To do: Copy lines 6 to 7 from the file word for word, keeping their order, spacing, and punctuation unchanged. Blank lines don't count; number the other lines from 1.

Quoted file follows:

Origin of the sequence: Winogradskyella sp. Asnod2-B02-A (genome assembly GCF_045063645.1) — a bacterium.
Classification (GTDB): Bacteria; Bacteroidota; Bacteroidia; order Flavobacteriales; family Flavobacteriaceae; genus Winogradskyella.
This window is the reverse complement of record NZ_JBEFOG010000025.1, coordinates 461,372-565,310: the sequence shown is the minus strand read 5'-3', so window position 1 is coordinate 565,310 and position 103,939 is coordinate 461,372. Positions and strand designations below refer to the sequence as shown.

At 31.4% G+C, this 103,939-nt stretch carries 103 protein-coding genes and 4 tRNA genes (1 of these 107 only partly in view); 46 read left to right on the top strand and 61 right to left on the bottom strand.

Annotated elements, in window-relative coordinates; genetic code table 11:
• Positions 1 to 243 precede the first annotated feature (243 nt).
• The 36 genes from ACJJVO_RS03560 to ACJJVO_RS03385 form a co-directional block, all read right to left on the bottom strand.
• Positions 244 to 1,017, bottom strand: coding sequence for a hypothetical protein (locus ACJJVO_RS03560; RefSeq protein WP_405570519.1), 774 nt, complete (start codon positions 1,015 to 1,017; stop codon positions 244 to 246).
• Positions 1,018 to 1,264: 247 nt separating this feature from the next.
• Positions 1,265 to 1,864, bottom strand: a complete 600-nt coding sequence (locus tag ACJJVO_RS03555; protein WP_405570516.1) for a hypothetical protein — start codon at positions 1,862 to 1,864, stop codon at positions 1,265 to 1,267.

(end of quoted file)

• Positions 1 to 243 precede the first annotated feature (243 nt).
• The 36 genes from ACJJVO_RS03560 to ACJJVO_RS03385 form a co-directional block, all read right to left on the bottom strand.